Vocational training teams give kids an edge
Top: Vocational training teams from districts 7980 and 9400 meet in Rustenburg, South Africa. Bottom: Bertha Mohube and Elaine Serekwane of the South African vocational training team speak with children at the Housatonic Community College Laboratory School about a book they presented, written in their heart language of Setswana. Photos courtesy of Laurie Noe
Vocational training teams from Rustenburg, South Africa (District 9400), and Bridgeport, Connecticut, USA (District 7980), have discovered that their communities share surprisingly similar challenges when it comes to early childhood education.
“Both areas face similar hardships of poverty, disintegrating families, poor health, and low parental and childhood literacy,” says Barbara Welles-Nystrom, associate professor of early childhood education at Fairfield University in Connecticut, who led the U.S. team’s visit to South Africa in January. The South African team traveled to the United States in March.
The teams of early childhood educators, both sponsored by Future Vision pilot districts, learned firsthand about the challenges of teaching young children in rural villages near Rustenburg and in urban Bridgeport, and shared best practices in areas including preschool curriculum, facilities, and community support. Funded by a US$35,625 Rotary Foundation Global Grant, the project will also include online teacher training. It supports the basic education and literacy area of focus.
The U.S. team visited seven preschools run by the Royal Bafokeng Institute, which was established by the Royal Bafokeng Nation to support early childhood education in its ethnic homeland.
“With our South African colleagues, we had many exchanges of ideas [on] how to develop better leadership and management of early childhood education programs that will benefit children and their families, including children at risk, so that all children will be better prepared for formal education,” says Welles-Nystrom, a member of the Rotary Club of Fairfield, outside Bridgeport. “We have learned about the challenges facing our colleagues in respect to HIV/AIDS and the difficult situations regarding substandard housing and hygiene, as well as the general poverty of families in the area.”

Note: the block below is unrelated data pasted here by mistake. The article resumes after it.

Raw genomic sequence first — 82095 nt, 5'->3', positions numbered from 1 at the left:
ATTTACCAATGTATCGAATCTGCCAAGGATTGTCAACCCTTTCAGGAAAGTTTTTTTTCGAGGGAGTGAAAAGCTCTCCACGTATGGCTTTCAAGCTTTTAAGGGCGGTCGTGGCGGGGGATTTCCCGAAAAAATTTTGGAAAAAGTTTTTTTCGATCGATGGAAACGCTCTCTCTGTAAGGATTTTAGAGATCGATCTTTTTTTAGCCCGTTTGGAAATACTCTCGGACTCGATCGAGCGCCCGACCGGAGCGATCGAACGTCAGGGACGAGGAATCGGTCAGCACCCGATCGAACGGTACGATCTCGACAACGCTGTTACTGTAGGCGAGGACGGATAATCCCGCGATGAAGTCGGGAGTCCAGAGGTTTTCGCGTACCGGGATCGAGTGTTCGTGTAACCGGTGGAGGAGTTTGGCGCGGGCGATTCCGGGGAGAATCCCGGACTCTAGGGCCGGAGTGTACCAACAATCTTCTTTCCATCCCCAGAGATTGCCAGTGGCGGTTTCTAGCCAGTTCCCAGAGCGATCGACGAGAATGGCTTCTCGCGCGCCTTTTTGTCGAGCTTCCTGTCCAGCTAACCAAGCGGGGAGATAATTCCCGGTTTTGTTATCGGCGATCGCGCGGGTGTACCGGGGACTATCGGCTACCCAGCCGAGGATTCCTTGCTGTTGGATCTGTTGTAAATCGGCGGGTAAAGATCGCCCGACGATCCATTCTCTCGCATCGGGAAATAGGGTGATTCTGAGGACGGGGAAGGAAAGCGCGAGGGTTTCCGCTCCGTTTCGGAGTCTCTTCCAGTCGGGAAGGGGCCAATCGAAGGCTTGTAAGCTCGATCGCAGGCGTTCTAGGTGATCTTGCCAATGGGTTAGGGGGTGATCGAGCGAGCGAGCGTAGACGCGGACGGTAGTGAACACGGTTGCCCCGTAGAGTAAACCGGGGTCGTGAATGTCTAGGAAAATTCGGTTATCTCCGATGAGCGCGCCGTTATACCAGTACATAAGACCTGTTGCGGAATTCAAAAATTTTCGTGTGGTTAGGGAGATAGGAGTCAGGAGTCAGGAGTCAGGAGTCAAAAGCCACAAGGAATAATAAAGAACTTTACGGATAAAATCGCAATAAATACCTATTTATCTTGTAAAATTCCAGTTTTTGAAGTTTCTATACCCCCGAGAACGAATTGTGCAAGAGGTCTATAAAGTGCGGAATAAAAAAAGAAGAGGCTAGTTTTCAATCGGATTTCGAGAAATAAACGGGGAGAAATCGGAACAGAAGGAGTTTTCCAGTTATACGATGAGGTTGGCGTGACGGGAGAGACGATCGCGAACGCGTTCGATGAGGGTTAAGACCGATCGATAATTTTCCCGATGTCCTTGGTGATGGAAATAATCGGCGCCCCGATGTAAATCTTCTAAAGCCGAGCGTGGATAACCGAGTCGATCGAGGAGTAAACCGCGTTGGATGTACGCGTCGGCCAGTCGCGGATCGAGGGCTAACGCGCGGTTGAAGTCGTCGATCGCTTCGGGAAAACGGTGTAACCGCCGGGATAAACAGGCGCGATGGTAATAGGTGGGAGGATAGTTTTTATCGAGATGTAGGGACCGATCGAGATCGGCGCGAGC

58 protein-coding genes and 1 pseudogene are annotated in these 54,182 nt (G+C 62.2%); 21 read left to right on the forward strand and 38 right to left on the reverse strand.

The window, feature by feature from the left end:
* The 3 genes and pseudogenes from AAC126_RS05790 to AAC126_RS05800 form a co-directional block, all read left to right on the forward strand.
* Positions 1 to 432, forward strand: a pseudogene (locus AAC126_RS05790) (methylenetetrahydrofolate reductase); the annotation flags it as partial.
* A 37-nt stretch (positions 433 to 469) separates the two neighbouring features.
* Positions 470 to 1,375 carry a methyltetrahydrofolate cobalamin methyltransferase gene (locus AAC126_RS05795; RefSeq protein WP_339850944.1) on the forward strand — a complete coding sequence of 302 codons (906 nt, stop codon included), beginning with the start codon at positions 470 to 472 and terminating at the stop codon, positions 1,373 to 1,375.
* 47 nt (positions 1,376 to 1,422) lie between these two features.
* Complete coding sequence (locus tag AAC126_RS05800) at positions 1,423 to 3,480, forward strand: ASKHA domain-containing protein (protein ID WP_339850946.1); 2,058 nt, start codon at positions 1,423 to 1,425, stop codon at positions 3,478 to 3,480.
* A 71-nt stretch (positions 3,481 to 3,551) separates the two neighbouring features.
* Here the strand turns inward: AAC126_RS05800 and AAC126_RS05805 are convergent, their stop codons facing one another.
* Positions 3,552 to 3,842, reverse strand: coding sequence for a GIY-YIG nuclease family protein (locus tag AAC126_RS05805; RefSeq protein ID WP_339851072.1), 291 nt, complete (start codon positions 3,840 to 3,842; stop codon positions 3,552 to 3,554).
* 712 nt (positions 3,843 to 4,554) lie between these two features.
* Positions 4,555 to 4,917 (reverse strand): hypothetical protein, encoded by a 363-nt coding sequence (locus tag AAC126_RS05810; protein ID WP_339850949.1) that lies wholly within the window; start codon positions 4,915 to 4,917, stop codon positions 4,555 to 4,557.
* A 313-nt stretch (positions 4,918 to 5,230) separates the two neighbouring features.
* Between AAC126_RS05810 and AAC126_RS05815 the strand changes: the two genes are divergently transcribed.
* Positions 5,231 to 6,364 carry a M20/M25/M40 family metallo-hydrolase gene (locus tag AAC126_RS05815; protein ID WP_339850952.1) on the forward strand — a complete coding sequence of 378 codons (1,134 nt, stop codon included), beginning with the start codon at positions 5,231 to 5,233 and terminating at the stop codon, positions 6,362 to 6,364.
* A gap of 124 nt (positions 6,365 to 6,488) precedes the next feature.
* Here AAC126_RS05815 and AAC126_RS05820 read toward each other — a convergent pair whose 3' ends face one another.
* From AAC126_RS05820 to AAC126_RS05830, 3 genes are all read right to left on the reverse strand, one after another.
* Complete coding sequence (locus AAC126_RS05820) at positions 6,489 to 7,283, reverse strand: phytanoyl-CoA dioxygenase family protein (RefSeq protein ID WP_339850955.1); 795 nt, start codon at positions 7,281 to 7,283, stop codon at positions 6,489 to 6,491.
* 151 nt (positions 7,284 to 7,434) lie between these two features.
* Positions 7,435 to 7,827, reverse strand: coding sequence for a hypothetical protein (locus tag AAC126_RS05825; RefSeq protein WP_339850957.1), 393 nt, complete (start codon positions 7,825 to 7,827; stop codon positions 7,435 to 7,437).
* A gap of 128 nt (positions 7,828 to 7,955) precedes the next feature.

Enlisting the help of grandparents
During its trip to Connecticut, the South African team visited preschools, child care centers, workshops, and parent programs. Team member Bertha Mohube, a Bafokeng preschool supervisor, is accustomed to teaching classes, helping to prepare meals for students, and overseeing the maintenance of her school building — broader responsibilities than those of her U.S. counterparts. She says the 40 children in her care would benefit from more adult help at school, but most of their parents are in their teens.
Fellow team member Sean Tunmer, program manager for the Royal Bafokeng Institute, agrees with the need, adding, “We have a very strong community of grandparents who are willing to help out in the schools.” He calls that generation an “untapped source.”
Tunmer says quality teacher training is also essential, which is why Bafokeng teachers attend weekly professional development workshops. During their visit to Bridgeport, the South Africans tried out teacher training modules at Housatonic Community College. Educators in both countries will use the online courses to become certified in early childhood education.
Reflecting on the exchange, Welles-Nystrom says, “We are committed to continuing this important collaboration and have begun to plan for future training and research projects.”
Adds fellow U.S. team member Laurie Noe, associate professor of early childhood education at Housatonic, “We are all looking forward to a long relationship that will benefit the children in both communities.”
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